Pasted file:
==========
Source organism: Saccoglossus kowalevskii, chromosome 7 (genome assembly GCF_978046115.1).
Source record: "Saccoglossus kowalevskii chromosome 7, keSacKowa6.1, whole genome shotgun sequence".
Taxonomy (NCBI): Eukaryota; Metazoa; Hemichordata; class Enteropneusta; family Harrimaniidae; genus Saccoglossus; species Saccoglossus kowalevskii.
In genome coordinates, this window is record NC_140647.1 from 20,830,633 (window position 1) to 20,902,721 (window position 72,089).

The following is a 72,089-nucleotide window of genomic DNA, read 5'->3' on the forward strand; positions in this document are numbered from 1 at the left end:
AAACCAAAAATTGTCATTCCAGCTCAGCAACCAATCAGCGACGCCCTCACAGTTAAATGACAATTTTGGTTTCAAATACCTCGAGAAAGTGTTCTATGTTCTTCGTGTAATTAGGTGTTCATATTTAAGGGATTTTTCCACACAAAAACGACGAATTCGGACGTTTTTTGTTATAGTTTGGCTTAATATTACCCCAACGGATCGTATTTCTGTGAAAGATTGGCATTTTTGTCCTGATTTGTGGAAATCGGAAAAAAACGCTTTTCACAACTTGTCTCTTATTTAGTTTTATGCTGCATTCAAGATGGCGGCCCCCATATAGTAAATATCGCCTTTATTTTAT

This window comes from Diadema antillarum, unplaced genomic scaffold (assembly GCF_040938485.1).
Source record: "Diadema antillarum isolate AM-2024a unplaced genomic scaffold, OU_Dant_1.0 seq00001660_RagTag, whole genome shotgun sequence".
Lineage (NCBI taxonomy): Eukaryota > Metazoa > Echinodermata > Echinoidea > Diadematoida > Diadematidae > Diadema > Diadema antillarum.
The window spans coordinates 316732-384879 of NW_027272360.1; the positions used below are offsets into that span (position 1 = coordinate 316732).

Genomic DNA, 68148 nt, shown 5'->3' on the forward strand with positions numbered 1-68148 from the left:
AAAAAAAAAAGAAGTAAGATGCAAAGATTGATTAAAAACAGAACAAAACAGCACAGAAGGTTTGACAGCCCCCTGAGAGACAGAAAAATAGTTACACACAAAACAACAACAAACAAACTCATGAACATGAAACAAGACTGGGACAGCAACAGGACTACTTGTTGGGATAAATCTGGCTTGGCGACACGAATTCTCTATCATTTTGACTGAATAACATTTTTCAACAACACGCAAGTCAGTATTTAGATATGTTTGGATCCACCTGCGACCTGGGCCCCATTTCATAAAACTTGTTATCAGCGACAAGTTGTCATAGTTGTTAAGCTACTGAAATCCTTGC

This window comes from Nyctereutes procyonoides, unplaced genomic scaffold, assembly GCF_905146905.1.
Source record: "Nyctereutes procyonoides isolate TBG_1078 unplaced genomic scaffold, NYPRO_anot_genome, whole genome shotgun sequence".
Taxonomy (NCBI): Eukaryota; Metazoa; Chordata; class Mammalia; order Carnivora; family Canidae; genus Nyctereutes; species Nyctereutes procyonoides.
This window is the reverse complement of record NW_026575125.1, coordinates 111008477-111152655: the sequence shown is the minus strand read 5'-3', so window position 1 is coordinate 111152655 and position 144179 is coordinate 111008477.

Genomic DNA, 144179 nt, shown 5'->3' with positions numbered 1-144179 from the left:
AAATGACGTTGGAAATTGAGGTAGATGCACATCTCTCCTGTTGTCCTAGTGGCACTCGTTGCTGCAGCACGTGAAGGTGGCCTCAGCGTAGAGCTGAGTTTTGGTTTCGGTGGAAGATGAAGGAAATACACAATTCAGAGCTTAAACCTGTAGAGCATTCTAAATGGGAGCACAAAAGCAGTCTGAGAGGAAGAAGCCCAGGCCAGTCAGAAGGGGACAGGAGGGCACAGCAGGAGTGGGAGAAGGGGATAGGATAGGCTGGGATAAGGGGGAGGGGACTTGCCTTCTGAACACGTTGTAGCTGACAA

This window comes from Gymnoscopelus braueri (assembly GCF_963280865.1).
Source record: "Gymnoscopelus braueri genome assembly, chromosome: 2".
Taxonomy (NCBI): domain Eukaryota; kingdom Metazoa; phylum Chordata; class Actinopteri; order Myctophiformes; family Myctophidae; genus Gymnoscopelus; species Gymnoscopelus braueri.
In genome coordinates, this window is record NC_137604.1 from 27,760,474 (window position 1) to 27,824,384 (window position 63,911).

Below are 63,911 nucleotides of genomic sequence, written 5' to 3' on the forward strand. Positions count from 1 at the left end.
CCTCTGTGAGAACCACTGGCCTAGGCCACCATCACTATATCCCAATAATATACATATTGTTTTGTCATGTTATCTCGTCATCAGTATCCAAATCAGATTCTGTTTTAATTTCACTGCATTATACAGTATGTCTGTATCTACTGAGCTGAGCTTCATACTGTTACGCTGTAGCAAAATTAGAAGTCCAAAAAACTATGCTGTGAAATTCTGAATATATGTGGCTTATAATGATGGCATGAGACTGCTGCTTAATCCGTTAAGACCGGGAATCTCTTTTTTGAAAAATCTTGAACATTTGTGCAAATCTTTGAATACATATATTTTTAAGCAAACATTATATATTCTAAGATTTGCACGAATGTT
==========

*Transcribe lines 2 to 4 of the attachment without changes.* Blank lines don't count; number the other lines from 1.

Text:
Source record: "Saccoglossus kowalevskii chromosome 7, keSacKowa6.1, whole genome shotgun sequence".
Taxonomy (NCBI): Eukaryota; Metazoa; Hemichordata; class Enteropneusta; family Harrimaniidae; genus Saccoglossus; species Saccoglossus kowalevskii.
In genome coordinates, this window is record NC_140647.1 from 20,830,633 (window position 1) to 20,902,721 (window position 72,089).